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Can anyone beat the performance of my integer to std::string code, linked below?

There are already several questions that explain how to convert an integer into a std::string in C++, such as this one, but none of the solutions provided are efficient.

Here is compile-ready code for some common methods to compete against:

Contrary to popular belief, boost::lexical_cast has its own implementation (white paper) and does not use stringstream and numeric insertion operators. I'd really like to see its performance compared, because this other question suggests that it's miserable.

And my own contribution, which is competitive on desktop computers, and demonstrates an approach that runs at full speed on embedded systems as well, unlike algorithms dependent on integer modulo:

If you want to use that code, I'll make it available under a simplified BSD license (commercial use allowed, attribution required). Just ask.

Finally, the function ltoa is non-standard but widely available.

I'll post my performance measurements as an answer shortly.

Rules for algorithms

  • Provide code for a conversion of at least 32-bit signed and unsigned integers into decimal.
  • Produce output as a std::string.
  • No tricks that are incompatible with threading and signals (for example, static buffers).
  • You may assume an ASCII character set.
  • Make sure to test your code on INT_MIN on a two's complement machine where the absolute value is not representable.
  • Ideally, the output should be character-for-character identical with the canonical C++ version using stringstream, http://ideone.com/jh3Sa, but anything that is clearly understandable as the correct number is ok, too.
  • NEW: Although you can use whatever compiler and optimizer options (except completely disabled) you want for the comparison, the code needs to also compile and give correct results under at least VC++ 2010 and g++.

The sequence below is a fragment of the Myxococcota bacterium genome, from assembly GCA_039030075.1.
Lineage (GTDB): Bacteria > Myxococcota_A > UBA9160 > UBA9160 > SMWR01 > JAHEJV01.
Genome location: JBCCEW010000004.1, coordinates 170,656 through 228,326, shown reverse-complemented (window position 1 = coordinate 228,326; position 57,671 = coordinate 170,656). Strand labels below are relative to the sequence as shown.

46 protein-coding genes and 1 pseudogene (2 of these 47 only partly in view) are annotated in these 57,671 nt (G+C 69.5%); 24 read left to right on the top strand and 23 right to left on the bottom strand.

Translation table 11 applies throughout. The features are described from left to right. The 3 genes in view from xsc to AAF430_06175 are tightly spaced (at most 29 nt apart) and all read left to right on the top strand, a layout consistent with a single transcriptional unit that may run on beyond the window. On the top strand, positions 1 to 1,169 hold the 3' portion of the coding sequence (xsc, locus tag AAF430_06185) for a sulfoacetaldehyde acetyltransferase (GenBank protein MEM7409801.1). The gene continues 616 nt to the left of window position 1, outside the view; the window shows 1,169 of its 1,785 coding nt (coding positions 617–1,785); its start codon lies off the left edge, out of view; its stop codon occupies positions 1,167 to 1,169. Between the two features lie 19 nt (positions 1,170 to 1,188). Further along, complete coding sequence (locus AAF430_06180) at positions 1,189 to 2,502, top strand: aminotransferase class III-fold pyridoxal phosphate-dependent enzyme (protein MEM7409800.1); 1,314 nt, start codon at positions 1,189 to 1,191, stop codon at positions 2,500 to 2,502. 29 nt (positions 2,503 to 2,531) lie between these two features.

Hoped-for Discussion

Besides better algorithms, I'd also like to get some benchmarks on several different platforms and compilers (let's use MB/s throughput as our standard unit of measure). I believe that the code for my algorithm (I know the sprintf benchmark takes some shortcuts -- now fixed) is well-defined behavior by the standard, at least under the ASCII assumption, but if you see any undefined behavior or inputs for which the output is invalid, please point that out.

Conclusions:

Different algorithms perform for g++ and VC2010, likely due to the different implementations of std::string on each. VC2010 clearly does a better job with NRVO, getting rid of return-by-value helped only on gcc.

Code was found that outperforms sprintf by an order of magnitude. ostringstream falls behind by a factor of 50 and more.

The winner of the challenge is user434507 who produces code that runs 350% of the speed of my own on gcc. Further entries are closed due to the whims of the SO community.

The current (final?) speed champions are:

share|improve this question
3  
I think this "Question" better fits in here programmers.stackexchange.com –  Incubbus Dec 4 '10 at 1:23
3  
Your problem is underspecified, as it doesn't explain how the result string should look like. Most likely, always returning the empty string would not be considered acceptable, but is conforming as the specification stands. –  Martin v. Löwis Dec 4 '10 at 1:25
33  
I think this is an acceptable question for StackOverflow. –  James McNellis Dec 4 '10 at 1:25